This indicator shows, for each host country, decisions to recognise qualifications without compensatory measures (e.g. a test or a traineeship) as a percentage of total decisions using the general system. Automatic recognition is not included.
EU average: 35.7%.
- Highest recognition rates without compensatory measures — Cyprus (89.2% of 83 decisions), Portugal (68.1% of 702 decisions) and Estonia (62.9% of 105 decisions).
- Lowest rates — Italy (11.3% of 13,533 decisions), Belgium (14.0% of 13,579 decisions) and Hungary (17.4% of 856 decisions) — see Chart 4.
Facts and Figures
Chart 5 summarises the findings on the number of decisions taken by host countries in 2015–2017.
Variations in number of decisions reported
Numbers differ from country to country for several reasons:
- the country’s size – the bigger it is, the more decisions are taken (usually);
- some countries attract more professionals than others and so receive more requests proportionally than those the same size or larger;
- not all EU countries report their statistics on recognition decisions in the same detail or as often – this can distort the true picture.
Positive recognition decisions in 2015–2017
138,949 decisions were taken to recognise qualifications (taking into account only data for 2015-2017). The highest numbers recorded were:
- Nurses: 32,455.
- Medical doctors: 23,407.
- Secondary school teachers: 18,650.
By country (2015–2017):
- The UK, with 51,607 professionals hosted, including nearly 19,000 nurses (around 5,500 from Romania, 4400 from Italy and 3900 from Spain), followed by secondary school teachers (14,100) and doctors (6700).
- Germany, with 15,062 professionals hosted, including 7600 nurses (largely from Romania) and nearly 4000 doctors (largely from Romania).
- Belgium , with 13,067 professionals hosted, including nearly 2300 doctors (largely from the Netherlands, France and Romania) and 1500 nurses (largely from France).
Main country-to-country flows in a range of professions
This part of the analysis focuses on those professions that recorded the highest numbers of decisions to recognise qualificationsin recent years: dental practitioners, doctors of medicine, nurses, architects and secondary school teachers.
In 2015–2017, the host countries recording most arrivals of professionals active in these 5 professions were the UK (over 43,300), Germany (about 12,700), Sweden (5883), Belgium (5877) and Italy (3570).
The countries with the largest number of professionals leaving to practise in another EU country are Romania (over 15,000), Spain (about 14,500), Italy (9344), Greece (5460) and Poland (5425).
- The EU is a global pioneer in in the systematic mutual recognition to professional qualifications among its Member States.
- Directive 2005/36/EC on the Recognition of Professional Qualifications, the cornerstone of the EU mechanism for mutual recognition, was amended in 2013 by Directive 2013/55/EU. EU countries were required to implement the 2013 Directive by 18 January 2016.
- The 2013 Directive has simplified recognition processes through digitalisation. It introduced the European professional card (EPC), the first electronic recognition procedure harmonised at EU level, which helps people get their professional qualifications recognised more quickly and easily. The card is supported by the internal market information system (IMI) and by the EU budget. It became available in January 2016 for general care nurses, physiotherapists, pharmacists, real estate agents and mountain guides.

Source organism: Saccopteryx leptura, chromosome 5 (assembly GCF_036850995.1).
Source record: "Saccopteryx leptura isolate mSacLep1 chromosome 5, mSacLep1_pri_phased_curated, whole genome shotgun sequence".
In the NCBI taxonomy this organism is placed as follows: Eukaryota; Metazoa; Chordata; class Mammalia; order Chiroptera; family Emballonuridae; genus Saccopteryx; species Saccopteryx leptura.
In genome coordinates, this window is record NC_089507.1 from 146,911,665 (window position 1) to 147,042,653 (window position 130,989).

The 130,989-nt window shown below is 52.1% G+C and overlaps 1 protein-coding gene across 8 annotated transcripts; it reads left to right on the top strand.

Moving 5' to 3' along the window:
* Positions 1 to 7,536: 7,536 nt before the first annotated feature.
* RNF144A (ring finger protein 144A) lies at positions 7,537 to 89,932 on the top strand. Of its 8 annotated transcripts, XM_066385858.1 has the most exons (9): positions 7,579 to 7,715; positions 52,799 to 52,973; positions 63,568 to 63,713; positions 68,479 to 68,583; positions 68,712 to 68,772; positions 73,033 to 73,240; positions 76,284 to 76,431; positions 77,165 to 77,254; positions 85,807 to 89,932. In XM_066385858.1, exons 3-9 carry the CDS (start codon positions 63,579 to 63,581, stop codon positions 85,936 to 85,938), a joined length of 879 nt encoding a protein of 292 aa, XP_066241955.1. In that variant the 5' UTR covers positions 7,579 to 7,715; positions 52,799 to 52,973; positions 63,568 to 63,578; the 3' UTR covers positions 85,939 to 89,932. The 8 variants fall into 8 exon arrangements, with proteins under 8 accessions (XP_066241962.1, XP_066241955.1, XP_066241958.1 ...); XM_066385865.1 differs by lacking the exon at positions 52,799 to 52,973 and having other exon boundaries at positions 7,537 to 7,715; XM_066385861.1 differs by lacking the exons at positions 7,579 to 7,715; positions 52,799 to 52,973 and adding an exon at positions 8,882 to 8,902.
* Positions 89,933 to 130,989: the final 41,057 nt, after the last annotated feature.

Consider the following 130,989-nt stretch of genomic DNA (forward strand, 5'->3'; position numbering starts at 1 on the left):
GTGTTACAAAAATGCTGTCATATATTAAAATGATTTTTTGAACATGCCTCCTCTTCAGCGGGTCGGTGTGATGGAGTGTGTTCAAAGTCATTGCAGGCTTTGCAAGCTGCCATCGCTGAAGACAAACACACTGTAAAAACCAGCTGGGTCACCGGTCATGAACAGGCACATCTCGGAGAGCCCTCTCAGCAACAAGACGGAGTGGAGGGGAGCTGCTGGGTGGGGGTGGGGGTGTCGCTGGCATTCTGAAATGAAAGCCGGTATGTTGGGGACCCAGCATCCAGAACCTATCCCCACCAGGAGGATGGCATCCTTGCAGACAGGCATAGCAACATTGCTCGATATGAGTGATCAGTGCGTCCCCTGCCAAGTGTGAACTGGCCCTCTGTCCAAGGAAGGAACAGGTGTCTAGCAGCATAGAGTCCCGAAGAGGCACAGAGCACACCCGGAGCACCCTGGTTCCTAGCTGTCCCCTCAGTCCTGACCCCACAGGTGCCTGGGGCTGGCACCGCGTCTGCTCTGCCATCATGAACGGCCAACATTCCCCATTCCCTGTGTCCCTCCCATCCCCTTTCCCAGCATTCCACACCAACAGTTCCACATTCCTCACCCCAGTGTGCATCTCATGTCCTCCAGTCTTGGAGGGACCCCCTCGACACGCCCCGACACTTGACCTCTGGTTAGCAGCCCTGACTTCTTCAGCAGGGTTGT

- The revised Directive also introduced an alert mechanism in specific sectors (health and education of minors). This flags up individuals who are barred from practising their profession or who have used fake qualifications.
- Over 2013-2016 the Commission and the Member States conducted a transparency and mutual evaluation exercise, based on the amended Directive, in which Member States reviewed the regulation of over 5500 regulated professions. The review resulted in sector reports on selected professions. Member States have so far produced 24 national action plans.
- In January 2017 the Commission followed this up by issuing recommendations on reform needs for each EU country. These indicate possible ways to reform specific professional regulations, based on a qualitative and quantitative assessment of national regulation.
- To support such regulatory assessments, the Commission has developed a composite restrictiveness indicator for comparative analysis of barriers across Member States. The indicator measures how restrictive national regulation is in 7 key professions. It thus enables benchmarking of regulatory differences across Member States, by category of professions.
- Finally, the transparency and mutual evaluation exercise demonstrated the need for a clearer and more consistent approach to regulating professions in the EU. To address the issue, a new Directive (2018/958/EU) on a proportionality test before adoption of new regulation of professions was adopted in June 2018. The Directive states that before new professional requirements are introduced or existing ones amended, Member States should assess the impact of these measures against clear criteria and should ensure they are suitable for achieving legitimate general policy objectives. Member States are required to implement the Directive by 30 July 2020.
- Ensuring that Member States and their competent authorities transpose and implement the Professional Qualifications Directive and its recent amendments in full.
- Ensuring that Member States and their authorities transpose and enforce the Proportionality Test Directive in full. Implementation will be supported by a new online form in the regulated professions database and later on via the internal market information system (IMI).
- Following up the reform recommendations and the way the national authorities are implementing them.